fever pitch

Italy's exports to China almost doubled in two months

Chinese people are stocking up on a liver drug that one study says could protect against covid

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The Chinese national flag flies at half-mast at the headquarters of the People's Bank of China
Photo: Carlos Garcia Rawlins (Reuters)

Italy’s exports to China reached a monthly record of €3 billion ($3.3 billion) in February, a 62% surge from the same period in 2022. That’s almost double their value of €1.7 billion last December, according to data that Banca d’Italia, the nation’s central bank, shared with Quartz. The unprecedented gain is entirely due to one product: ursodeoxycholic acid (UDCA), a generic drug used to treat gallstones and liver issues.

It’s not that Chinese people have suddenly been hit by an epidemic of liver problems and have no medications to treat them. It’s that, according to a study published in Nature last December, UDCA might help protect against covid infections.


It’s just a limited study, and its authors say the subject needs further investigation. But because China doesn’t allow foreign-made mRNA vaccines and citizens worry about falling ill after the nation ended its zero-covid policy, doctors are prescribing UDCA to patients who otherwise have no protection against the coronavirus.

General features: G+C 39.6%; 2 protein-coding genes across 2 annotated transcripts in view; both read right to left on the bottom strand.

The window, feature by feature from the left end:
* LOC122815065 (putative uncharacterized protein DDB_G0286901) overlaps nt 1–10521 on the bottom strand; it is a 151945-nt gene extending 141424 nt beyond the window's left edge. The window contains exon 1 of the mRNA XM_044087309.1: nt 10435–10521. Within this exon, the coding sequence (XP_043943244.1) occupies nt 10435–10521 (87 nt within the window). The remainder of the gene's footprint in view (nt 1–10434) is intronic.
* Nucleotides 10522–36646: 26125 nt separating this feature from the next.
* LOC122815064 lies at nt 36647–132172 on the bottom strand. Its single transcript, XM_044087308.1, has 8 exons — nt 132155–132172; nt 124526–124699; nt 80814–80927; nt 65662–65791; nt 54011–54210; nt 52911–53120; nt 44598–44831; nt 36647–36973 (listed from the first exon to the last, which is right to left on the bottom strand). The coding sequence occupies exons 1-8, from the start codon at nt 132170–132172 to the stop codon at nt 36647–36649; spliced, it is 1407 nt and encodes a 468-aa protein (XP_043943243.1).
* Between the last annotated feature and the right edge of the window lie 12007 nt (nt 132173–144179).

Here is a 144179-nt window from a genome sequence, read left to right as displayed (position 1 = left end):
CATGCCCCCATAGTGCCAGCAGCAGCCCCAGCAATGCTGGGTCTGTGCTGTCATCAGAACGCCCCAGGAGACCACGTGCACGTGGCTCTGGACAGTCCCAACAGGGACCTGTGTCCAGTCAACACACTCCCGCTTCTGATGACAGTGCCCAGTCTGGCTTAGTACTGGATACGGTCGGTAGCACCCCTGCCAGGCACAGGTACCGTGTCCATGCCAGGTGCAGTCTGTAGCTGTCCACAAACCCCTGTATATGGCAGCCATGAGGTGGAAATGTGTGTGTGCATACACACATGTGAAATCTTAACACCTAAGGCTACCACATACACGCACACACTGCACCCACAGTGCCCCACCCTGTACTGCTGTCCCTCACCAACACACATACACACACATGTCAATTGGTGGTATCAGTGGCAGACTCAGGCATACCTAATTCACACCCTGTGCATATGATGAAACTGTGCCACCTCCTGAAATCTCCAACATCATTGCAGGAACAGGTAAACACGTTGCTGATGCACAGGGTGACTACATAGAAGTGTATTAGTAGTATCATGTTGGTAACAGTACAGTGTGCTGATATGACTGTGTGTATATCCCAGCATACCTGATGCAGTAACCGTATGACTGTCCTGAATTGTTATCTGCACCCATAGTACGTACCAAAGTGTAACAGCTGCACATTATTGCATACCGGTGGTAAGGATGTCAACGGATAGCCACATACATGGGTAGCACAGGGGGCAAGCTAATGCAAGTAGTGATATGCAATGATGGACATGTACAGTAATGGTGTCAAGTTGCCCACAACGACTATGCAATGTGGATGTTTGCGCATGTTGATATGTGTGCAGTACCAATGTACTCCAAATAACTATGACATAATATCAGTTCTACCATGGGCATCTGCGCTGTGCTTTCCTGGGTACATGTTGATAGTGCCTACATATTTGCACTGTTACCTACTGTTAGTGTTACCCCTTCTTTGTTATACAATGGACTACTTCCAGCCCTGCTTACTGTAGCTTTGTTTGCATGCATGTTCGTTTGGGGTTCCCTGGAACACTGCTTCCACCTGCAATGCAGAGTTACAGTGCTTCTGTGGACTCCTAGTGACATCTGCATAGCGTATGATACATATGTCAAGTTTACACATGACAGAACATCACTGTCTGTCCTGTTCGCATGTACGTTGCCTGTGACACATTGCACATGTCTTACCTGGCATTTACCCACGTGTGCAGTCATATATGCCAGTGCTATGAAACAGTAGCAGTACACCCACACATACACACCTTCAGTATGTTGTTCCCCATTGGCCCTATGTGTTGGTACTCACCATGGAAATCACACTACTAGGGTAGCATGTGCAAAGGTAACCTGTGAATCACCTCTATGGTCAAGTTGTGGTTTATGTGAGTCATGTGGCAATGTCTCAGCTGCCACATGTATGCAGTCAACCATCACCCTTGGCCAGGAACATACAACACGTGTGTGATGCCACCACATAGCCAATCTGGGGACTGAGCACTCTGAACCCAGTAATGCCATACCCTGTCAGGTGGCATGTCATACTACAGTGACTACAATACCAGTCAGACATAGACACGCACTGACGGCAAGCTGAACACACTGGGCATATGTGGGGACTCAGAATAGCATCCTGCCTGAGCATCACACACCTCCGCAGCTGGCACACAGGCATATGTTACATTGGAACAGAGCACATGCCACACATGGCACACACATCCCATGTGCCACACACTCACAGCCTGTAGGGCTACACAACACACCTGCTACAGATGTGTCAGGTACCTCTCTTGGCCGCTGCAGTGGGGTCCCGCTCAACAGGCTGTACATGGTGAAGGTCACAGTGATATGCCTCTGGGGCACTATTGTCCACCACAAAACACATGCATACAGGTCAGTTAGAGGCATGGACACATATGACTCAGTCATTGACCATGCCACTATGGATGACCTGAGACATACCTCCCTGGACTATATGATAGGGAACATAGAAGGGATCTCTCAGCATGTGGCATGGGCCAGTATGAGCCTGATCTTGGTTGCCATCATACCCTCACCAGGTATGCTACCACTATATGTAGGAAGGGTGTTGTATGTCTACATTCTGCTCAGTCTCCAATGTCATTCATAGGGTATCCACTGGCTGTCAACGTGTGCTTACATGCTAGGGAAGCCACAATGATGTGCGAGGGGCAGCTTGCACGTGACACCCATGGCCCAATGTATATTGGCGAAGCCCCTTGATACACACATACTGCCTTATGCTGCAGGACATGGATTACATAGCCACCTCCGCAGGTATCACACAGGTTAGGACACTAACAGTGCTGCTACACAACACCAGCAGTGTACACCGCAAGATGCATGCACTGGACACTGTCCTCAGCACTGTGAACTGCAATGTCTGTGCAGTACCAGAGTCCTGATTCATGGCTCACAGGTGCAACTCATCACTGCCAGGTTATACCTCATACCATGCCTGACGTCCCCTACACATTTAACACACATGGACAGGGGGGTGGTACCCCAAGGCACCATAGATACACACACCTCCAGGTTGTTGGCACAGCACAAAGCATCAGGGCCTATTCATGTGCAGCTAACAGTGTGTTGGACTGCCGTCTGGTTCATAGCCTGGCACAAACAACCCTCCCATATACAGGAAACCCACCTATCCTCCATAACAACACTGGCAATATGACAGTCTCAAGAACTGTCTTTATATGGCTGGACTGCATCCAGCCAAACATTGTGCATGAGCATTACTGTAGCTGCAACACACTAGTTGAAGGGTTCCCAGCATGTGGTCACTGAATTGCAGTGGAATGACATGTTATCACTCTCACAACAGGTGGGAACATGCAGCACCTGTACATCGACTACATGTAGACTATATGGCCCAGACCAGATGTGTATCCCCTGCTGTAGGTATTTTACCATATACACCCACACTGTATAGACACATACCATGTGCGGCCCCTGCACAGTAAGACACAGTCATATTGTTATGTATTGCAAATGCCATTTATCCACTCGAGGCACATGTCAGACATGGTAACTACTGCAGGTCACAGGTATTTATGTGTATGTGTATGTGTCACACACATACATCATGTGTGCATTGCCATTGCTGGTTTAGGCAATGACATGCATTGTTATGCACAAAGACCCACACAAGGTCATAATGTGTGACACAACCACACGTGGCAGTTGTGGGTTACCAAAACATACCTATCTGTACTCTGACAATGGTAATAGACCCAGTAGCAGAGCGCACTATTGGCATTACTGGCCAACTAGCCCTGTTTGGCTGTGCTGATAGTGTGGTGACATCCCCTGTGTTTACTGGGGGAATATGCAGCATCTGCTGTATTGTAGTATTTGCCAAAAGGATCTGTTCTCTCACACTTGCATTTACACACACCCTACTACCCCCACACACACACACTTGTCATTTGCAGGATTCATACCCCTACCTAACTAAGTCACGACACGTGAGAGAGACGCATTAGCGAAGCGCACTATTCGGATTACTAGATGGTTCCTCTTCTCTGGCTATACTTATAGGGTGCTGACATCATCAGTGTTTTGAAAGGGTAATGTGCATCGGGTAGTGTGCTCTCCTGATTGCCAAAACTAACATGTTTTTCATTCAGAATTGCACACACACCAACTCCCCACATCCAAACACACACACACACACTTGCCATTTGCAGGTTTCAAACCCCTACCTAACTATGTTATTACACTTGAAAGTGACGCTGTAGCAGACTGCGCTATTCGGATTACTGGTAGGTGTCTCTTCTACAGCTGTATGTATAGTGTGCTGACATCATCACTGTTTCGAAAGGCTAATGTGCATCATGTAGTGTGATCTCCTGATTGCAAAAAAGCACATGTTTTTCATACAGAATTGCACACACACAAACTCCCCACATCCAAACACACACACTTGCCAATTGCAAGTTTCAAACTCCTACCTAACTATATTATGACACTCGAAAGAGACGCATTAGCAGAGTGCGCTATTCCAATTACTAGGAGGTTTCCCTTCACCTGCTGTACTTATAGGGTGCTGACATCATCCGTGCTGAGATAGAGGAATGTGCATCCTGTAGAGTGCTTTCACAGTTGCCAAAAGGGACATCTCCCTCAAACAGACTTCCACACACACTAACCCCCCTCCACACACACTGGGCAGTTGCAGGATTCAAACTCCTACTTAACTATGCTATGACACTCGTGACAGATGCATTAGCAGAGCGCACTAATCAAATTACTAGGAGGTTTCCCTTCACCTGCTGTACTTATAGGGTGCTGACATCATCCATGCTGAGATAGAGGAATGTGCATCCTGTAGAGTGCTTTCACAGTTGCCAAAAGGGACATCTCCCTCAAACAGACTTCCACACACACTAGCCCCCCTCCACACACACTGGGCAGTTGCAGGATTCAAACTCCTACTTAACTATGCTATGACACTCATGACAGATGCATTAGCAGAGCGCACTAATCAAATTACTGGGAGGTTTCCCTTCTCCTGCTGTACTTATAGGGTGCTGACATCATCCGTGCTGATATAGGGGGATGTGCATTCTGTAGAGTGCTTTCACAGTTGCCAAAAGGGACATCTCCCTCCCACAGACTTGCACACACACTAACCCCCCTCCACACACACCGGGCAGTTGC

A sudden drug export bonanza for Italy

The dramatic increase in exports surprised analysts, but Robin Brooks, chief economist and managing director at the Institute of International Finance (IIF), shared an analysis showing that the change was entirely due to UDCA.

Data shared with Quartz by Jonathan Pingle, the IIF’s global macroeconomic researcher, shows that exports from Italy to China in sectors outside pharmaceuticals have declined slightly.


UDCA’s potential for treating covid was serendipitously discovered during unrelated research, when scientists found that the drug slowed conversion of an enzyme believed to facilitate the entrance of the virus into an organism. But no trials have confirmed that it works, and even if it did, researchers stress that it could not be considered a viable alternative to vaccines.

Yet in China, where people feel vulnerable to covid in the absence of foreign vaccines, UDCA—a cheap drug that sells over the counter in Italy for €9 ($10) per 20 capsules—is in high demand.


Local manufacturers Xuantai Pharma and New China Pharma saw their share prices jump by 53% and 69% respectively, the week the Nature study was published, and imports surged. Enter ICE Pharma, based in Reggio Emilia, Italy, the world’s largest producer of UDCA.

If sales of the drug have skyrocketed, they’re already showing signs of a slowdown. Preliminary data from Banca d’Italia reveals that exports to China fell from €3 billion in February to €1.8 billion in March.